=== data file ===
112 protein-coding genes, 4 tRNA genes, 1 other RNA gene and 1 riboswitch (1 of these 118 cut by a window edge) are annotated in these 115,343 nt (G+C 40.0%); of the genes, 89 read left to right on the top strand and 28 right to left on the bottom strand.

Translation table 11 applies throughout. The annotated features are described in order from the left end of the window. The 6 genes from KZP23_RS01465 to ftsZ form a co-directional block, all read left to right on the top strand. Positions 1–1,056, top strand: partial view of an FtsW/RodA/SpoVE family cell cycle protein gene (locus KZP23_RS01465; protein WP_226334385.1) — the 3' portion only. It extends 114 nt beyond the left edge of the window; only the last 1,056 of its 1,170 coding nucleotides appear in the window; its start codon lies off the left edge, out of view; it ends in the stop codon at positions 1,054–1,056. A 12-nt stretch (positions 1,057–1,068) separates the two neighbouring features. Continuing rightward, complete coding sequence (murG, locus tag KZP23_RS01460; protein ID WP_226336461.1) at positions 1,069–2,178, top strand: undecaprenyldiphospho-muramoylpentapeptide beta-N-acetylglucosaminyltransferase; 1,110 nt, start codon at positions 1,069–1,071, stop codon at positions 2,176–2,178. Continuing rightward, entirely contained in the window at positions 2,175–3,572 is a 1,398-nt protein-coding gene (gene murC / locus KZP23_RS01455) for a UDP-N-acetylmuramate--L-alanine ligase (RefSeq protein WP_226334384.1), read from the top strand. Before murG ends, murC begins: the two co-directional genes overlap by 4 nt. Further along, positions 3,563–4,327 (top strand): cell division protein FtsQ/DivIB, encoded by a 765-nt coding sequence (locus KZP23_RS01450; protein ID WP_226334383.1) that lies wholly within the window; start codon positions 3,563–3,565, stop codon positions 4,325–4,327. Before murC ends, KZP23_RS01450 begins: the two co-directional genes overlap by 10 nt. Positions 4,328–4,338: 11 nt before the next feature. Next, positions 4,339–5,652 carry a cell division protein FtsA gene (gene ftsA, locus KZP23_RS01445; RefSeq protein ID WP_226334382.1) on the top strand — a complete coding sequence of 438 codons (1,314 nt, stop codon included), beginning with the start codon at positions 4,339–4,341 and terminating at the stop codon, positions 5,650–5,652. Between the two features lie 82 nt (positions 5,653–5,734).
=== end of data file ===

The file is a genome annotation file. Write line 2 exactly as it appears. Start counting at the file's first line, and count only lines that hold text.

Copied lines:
Translation table 11 applies throughout. The annotated features are described in order from the left end of the window. The 6 genes from KZP23_RS01465 to ftsZ form a co-directional block, all read left to right on the top strand. Positions 1–1,056, top strand: partial view of an FtsW/RodA/SpoVE family cell cycle protein gene (locus KZP23_RS01465; protein WP_226334385.1) — the 3' portion only. It extends 114 nt beyond the left edge of the window; only the last 1,056 of its 1,170 coding nucleotides appear in the window; its start codon lies off the left edge, out of view; it ends in the stop codon at positions 1,054–1,056. A 12-nt stretch (positions 1,057–1,068) separates the two neighbouring features. Continuing rightward, complete coding sequence (murG, locus tag KZP23_RS01460; protein ID WP_226336461.1) at positions 1,069–2,178, top strand: undecaprenyldiphospho-muramoylpentapeptide beta-N-acetylglucosaminyltransferase; 1,110 nt, start codon at positions 1,069–1,071, stop codon at positions 2,176–2,178. Continuing rightward, entirely contained in the window at positions 2,175–3,572 is a 1,398-nt protein-coding gene (gene murC / locus KZP23_RS01455) for a UDP-N-acetylmuramate--L-alanine ligase (RefSeq protein WP_226334384.1), read from the top strand. Before murG ends, murC begins: the two co-directional genes overlap by 4 nt. Further along, positions 3,563–4,327 (top strand): cell division protein FtsQ/DivIB, encoded by a 765-nt coding sequence (locus KZP23_RS01450; protein ID WP_226334383.1) that lies wholly within the window; start codon positions 3,563–3,565, stop codon positions 4,325–4,327. Before murC ends, KZP23_RS01450 begins: the two co-directional genes overlap by 10 nt. Positions 4,328–4,338: 11 nt before the next feature. Next, positions 4,339–5,652 carry a cell division protein FtsA gene (gene ftsA, locus KZP23_RS01445; RefSeq protein ID WP_226334382.1) on the top strand — a complete coding sequence of 438 codons (1,314 nt, stop codon included), beginning with the start codon at positions 4,339–4,341 and terminating at the stop codon, positions 5,650–5,652. Between the two features lie 82 nt (positions 5,653–5,734).